Monday, July 04, 2011

South America Adventures – Part 1 (Airport & Cusco)

This trip was a trip of firsts. First time to South America and first time that my luggage made it on the first try.
We spent our first hours in South America in the Lima, Peru airport. Our flight landed in the late evening and our connecting flight to Cusco was 6am the following morning. Instead of venturing into the city (which all the tour books and testimonies advised us against) we decided to spend the night in the airport. We weren’t hurting for company as there were several dozens of other people doing the same thing. Apparently most of the international flights land at night. Due to the tricky nature of flying into Cusco, they only have flights in the early morning. Therefore most tourists bound for Machu Picchu play the waiting game at the airport.
The good thing is that the airport is perfectly ready for the overnight guests. The food court and stores stay open all night. There is plenty of chairs and tables for tourists to eat, play cards, and drink all night. Even starbucks is open with wi-fi. My favorite food court place was “Manos Morenas” which Spanish translation is “dark hands” and their pitchman was Aunt Jemima. They advertised both Chinese AND Peruvian food. Curious.

Dana and I met a cute guy from Brooklyn on the flight and hung out with him overnight. We figured it was safer to have a man sitting with us since two women were not so intimidating (of course we didn’t tell him that, but made him feel like two girls were flirting with him instead).
A few tables over was a group of about 6 local men probably heading home to Cusco. They were all about the cheap beer and collected a table full of bottles. Paaaarrrr-ty!
In another attempt to herd men as company, we talked with four other guys from Chicago. They showed up in tee shirts, shorts and flip flops. Sure it was temperate in Lima, but Cusco is at 11,150ft and is much much colder. When we got off the plane in Cusco, it was about 40degF and the poor Chicago boys were SOL. They said they thought it would be warm since it is so close to the equator (it isn’t). I guess they didn’t realize it could be cold when you are in the Andes Mountains, in September which is also winter for South America. We later ran into the group in the main square and I couldn’t help blurting out “hey you found pants!”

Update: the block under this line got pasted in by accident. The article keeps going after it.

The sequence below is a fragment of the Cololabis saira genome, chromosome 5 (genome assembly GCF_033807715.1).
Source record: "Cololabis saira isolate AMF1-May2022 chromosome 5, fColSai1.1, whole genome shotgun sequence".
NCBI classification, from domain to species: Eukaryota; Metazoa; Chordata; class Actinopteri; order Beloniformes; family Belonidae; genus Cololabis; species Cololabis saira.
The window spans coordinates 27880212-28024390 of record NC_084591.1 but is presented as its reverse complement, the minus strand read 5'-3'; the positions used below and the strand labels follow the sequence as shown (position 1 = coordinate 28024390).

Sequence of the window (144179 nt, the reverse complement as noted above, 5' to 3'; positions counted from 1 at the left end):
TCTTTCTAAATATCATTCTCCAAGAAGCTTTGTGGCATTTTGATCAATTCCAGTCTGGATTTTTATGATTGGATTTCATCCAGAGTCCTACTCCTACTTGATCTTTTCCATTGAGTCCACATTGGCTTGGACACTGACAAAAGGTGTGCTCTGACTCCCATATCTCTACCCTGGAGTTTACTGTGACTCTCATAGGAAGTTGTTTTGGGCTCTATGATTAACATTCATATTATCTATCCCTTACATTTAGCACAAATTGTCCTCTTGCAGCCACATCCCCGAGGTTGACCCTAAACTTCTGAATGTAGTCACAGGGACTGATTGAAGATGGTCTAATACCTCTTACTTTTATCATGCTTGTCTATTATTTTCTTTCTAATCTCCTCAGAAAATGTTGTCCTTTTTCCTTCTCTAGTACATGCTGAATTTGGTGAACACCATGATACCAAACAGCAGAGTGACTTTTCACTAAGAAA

It was interesting flying into Cusco which is a small valley/bowl in the middle of a mountain range. Abet a little unnerving seeing mountain peaks sticking up above the clouds and remembering the movie Alive.

Landing involved doing a tight 180 turn and then dropping down because of the surrounding mountains. Everyone on the flight basically slept at the airport (or stayed up all night in the food court), so since there were empty seats, many people laid down on a row to nap on the flight. The stewardesses didn’t make anyone fasten their seat belts, so when we touched down, some guy (who was laid down asleep) flew off the seat and impacted the row in front of him. His face was hilarious because one minute he was sound asleep, and the next minute he is on the floor of the aircraft. Maybe you had to be there...punch drunk with a lack of sleep.
We drank coca tea to help with the altitude. It is the universal recommendation and they practically shove it down your throat anywhere you step. It wasn’t all that bad (once a generous amount of sugar was added) but the travel book warns that you will test positive in a drug test for a few weeks because the leaves contain cocaine.
Most tourists get altitude sickness, and the symptoms range from shortness of breath, headaches, and an urge to void all of your bowels (aka massive sudden shit). Dana needed a few stops while walking to catch her breath. Me, I just had gas…lots and lots of gas.
Our first dinner was at a children’s education center that moonlighted as a restaurant. Our menus were Disney fairy tells with a Peruvian spin. I ate alpaca stew which was a bit gamey/grassy. We talked about trying out guinea pig before the trip was over. Yeah, lets see how that goes.


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